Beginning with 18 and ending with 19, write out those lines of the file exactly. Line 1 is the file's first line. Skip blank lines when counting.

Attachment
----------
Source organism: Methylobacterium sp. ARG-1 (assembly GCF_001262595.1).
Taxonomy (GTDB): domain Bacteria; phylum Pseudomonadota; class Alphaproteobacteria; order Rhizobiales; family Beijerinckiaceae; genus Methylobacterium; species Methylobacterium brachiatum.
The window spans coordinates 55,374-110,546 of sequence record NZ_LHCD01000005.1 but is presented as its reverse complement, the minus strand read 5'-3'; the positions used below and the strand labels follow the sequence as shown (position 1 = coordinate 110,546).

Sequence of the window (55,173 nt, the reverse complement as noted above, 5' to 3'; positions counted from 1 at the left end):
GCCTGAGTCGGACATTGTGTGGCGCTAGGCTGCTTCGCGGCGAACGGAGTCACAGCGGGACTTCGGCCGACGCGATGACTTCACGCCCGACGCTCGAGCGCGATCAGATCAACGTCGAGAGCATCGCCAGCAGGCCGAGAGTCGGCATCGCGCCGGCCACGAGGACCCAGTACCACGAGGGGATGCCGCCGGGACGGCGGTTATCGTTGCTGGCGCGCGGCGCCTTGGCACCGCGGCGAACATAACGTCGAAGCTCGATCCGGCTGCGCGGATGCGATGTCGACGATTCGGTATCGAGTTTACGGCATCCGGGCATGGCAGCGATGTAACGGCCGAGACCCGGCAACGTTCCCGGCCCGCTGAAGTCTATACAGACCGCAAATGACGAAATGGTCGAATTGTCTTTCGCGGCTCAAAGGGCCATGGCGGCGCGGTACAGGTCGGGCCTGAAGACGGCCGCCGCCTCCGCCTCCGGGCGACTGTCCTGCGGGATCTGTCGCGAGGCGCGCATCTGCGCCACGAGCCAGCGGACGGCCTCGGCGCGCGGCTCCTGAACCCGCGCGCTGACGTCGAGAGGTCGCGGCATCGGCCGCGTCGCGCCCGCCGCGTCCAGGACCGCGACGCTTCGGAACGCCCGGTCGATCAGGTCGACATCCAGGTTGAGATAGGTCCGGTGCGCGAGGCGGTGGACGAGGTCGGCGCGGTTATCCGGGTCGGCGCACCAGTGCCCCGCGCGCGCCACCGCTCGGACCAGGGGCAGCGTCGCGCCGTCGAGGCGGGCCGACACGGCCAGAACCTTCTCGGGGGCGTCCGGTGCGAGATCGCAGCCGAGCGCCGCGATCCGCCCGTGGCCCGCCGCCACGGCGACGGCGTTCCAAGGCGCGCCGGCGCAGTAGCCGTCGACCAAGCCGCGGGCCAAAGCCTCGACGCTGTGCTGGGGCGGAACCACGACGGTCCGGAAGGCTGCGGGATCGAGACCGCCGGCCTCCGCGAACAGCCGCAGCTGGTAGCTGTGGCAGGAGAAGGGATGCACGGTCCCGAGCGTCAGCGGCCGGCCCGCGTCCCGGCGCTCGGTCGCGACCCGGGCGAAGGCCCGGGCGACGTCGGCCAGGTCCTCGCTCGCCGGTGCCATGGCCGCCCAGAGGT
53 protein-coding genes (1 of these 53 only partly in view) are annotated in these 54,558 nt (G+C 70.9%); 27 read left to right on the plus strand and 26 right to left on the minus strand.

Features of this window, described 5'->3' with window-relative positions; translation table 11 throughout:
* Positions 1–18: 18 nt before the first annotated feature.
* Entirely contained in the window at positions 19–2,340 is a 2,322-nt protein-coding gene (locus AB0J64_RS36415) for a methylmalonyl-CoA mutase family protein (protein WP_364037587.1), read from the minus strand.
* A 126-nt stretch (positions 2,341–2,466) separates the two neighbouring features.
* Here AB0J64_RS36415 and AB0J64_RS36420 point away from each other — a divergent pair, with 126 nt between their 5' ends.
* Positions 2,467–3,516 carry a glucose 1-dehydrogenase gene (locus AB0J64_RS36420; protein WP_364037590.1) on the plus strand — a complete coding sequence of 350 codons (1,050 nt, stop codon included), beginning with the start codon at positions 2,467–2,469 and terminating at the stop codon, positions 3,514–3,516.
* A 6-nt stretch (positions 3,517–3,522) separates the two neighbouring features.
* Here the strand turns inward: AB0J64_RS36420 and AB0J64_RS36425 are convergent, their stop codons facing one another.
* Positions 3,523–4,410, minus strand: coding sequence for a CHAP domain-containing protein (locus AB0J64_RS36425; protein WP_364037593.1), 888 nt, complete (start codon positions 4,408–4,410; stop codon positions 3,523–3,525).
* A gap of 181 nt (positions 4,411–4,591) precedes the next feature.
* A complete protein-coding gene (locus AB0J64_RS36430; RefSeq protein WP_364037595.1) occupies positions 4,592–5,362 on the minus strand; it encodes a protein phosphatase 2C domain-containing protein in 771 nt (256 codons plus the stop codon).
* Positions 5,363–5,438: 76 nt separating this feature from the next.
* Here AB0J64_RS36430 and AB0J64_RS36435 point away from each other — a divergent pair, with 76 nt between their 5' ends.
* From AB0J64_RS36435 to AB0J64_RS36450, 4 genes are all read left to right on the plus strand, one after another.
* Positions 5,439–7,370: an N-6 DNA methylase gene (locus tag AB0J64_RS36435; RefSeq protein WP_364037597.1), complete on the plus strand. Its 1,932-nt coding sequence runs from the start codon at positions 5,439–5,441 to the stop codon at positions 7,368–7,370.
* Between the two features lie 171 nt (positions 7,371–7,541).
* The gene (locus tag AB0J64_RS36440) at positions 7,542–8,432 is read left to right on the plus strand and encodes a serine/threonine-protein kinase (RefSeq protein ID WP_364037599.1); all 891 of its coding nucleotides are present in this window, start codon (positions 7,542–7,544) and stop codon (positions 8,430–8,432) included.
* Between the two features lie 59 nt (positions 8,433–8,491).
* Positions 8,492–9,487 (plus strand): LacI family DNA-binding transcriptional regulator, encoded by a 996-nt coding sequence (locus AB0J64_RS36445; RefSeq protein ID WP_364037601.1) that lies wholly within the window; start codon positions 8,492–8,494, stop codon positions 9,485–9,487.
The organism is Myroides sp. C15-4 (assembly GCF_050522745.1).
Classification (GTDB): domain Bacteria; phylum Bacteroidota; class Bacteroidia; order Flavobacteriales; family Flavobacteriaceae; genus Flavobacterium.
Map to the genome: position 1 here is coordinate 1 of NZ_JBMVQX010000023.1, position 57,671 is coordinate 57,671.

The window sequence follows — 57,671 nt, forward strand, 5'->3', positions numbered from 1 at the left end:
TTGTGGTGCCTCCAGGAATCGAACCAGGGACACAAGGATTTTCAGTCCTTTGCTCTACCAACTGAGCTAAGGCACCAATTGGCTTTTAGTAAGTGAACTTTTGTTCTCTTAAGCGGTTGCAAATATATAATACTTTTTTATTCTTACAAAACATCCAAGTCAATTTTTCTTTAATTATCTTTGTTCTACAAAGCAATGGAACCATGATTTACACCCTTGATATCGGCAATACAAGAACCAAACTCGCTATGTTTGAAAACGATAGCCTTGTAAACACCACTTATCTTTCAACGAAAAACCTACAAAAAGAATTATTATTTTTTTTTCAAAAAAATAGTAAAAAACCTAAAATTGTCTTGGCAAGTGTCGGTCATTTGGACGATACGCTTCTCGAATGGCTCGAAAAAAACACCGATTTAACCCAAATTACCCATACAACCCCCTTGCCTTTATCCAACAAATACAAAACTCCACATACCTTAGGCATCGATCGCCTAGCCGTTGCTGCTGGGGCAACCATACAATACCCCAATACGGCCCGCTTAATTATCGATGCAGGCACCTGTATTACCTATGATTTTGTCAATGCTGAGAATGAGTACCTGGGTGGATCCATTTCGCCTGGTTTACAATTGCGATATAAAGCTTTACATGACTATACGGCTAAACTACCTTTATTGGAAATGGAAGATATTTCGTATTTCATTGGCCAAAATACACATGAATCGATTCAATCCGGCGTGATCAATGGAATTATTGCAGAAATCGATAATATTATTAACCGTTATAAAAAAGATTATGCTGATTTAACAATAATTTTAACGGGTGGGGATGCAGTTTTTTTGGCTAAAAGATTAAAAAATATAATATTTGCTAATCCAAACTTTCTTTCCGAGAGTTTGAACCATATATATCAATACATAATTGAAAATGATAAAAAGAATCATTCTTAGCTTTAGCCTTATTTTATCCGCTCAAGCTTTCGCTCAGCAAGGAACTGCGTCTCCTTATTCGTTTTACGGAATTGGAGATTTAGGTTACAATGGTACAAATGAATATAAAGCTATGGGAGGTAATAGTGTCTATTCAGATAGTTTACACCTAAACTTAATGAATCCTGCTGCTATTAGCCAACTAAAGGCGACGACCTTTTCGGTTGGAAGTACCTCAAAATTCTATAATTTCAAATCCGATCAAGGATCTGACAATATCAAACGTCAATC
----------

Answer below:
* Positions 5,363–5,438: 76 nt separating this feature from the next.
* Here AB0J64_RS36430 and AB0J64_RS36435 point away from each other — a divergent pair, with 76 nt between their 5' ends.